Monday, March 30, 2015

Reading to Our Children

Our library has a reading program that encourages parents to read 1,000 books to their children before they enter pre-school. It seems like an overwhelming number, doesn’t it? When you break it down, it actually doesn’t require a lot of the parent. Especially when reading the same book over and over counts as reading multiple books. (A must when you have toddlers who thrive on repetition).

As I’ve thought about this program and the value of reading to my children, I’ve been struck by how many biblical connections there are to the goodness of reading to our kids. Of course, studies show that the more you read to your children the better the fare. Reading encourages bonding as they snuggle up to you for a story. Reading encourages language development as they hear you talk and associate words with pictures. Reading encourages cognitive development as they remember things they see and hear. We can all agree that reading is good for kids (and adults).

But as Christians, it’s more than that. We know that God values words and reading, too. In a post-fall world, he gave us his very word to communicate with us. Faith in Christ and his finished work comes by hearing this word (Rom. 10:7). Without reading and hearing we are unable to know the God who made us and loves us. Without reading and hearing we are unable to understand the depths of Christ’s love for us displayed so clearly at the cross. Without reading and hearing we miss the triumphant victory of Christ’s defeat of death and our coming joy in heaven.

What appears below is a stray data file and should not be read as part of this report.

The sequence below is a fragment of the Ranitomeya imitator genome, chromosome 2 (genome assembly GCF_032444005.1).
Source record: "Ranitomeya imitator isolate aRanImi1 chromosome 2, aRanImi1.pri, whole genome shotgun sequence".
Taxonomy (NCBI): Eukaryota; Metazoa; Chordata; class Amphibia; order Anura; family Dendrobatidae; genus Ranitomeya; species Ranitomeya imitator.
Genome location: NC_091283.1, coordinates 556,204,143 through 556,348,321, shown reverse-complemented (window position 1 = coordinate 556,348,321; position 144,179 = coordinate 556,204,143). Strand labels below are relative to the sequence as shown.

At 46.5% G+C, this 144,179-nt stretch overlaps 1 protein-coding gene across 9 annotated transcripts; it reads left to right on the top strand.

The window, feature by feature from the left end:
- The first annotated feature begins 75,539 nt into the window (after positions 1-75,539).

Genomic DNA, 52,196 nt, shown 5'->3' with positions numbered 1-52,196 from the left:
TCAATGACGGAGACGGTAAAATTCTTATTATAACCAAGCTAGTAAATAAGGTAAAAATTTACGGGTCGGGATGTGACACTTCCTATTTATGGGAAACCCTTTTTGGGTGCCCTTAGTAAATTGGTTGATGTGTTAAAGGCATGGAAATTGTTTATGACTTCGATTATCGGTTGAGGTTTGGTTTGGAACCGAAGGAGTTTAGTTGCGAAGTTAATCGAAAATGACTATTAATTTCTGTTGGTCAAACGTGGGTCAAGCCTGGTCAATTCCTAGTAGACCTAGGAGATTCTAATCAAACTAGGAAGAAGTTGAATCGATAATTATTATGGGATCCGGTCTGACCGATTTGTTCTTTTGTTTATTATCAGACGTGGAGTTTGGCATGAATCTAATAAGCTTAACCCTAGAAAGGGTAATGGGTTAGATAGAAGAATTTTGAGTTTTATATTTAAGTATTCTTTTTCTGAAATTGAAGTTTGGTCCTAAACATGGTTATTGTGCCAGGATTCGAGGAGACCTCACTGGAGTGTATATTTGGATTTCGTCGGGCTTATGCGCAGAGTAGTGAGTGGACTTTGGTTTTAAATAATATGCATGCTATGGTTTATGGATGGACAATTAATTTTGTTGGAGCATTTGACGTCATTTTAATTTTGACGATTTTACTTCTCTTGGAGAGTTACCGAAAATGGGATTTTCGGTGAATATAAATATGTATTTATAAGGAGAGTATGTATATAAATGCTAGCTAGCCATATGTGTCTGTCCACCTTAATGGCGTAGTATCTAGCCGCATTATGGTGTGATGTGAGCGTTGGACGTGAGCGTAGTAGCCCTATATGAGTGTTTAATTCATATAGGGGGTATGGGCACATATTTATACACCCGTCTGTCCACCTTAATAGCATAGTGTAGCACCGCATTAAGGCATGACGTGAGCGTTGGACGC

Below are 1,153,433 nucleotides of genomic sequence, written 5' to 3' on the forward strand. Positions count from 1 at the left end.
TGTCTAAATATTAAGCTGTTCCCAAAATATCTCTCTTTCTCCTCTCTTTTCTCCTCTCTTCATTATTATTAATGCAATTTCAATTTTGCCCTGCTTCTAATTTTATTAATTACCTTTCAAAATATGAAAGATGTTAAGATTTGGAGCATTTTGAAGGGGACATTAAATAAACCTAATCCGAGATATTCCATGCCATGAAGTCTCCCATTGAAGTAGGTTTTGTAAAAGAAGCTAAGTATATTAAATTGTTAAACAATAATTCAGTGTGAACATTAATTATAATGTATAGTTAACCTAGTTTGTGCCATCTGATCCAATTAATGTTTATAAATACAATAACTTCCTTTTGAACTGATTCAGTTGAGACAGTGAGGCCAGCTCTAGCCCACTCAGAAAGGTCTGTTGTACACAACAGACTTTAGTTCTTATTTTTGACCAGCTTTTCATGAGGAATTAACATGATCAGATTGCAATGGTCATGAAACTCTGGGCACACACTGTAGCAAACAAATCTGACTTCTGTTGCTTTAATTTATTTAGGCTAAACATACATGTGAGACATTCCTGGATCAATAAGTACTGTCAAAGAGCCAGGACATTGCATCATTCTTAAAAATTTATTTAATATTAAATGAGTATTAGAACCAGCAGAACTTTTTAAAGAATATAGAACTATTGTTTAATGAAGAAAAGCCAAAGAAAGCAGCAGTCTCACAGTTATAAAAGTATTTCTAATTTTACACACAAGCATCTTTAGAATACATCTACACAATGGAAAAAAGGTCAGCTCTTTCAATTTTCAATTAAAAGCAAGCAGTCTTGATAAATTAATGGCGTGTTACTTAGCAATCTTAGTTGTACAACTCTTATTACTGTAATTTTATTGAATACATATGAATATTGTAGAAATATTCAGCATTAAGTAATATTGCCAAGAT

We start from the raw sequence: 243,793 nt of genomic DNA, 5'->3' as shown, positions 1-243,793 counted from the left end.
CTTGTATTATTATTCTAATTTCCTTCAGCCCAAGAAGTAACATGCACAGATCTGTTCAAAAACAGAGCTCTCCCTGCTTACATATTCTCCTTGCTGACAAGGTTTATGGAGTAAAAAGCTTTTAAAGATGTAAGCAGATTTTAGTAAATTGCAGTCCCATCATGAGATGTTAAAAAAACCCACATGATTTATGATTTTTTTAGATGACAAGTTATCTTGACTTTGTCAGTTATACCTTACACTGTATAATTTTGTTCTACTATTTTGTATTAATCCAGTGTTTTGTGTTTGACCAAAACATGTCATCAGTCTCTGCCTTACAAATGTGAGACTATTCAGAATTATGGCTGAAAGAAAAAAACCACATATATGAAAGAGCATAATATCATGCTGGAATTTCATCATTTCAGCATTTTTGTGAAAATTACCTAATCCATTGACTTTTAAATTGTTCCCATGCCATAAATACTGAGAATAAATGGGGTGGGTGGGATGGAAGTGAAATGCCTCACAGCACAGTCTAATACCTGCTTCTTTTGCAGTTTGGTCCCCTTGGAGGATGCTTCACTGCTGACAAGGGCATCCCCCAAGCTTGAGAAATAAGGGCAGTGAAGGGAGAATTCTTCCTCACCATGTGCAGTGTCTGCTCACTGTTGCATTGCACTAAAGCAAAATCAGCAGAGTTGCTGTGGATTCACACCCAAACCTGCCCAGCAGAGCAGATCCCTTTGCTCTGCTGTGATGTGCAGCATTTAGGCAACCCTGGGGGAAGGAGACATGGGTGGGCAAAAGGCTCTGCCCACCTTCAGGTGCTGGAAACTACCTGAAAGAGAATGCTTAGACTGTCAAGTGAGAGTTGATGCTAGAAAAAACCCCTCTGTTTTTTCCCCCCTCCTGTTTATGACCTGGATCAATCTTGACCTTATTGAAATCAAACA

Of course, there are a variety of circumstances (many devastating) that prevent people from being able to read, hear, or comprehend this word. And I think, in God’s kindness, there is special grace for that. But, reading matters because words matter. God speaks to us through words. In an increasingly technology saturated society it is harder and harder to embrace and enjoy reading. We are so easily entertained that it is difficult to do the hard work of slowing down and reading something of value—or that’s more than 140 characters. But we must. And we must teach our children to do the same. Without a clear understanding of the value of reading and words, and the discipline to persevere when reading gets tough, we will all miss the treasure that is before us in God’s revealed word.

So I’ve signed the twins up for the 1,000 books reading plan, and we’ll see how it goes. While I want them to thrive in this world academically and socially through reading, I care more about the outcome of their souls. I want them come to a saving understanding of the faith that can only come by hearing—hearing the very words of God.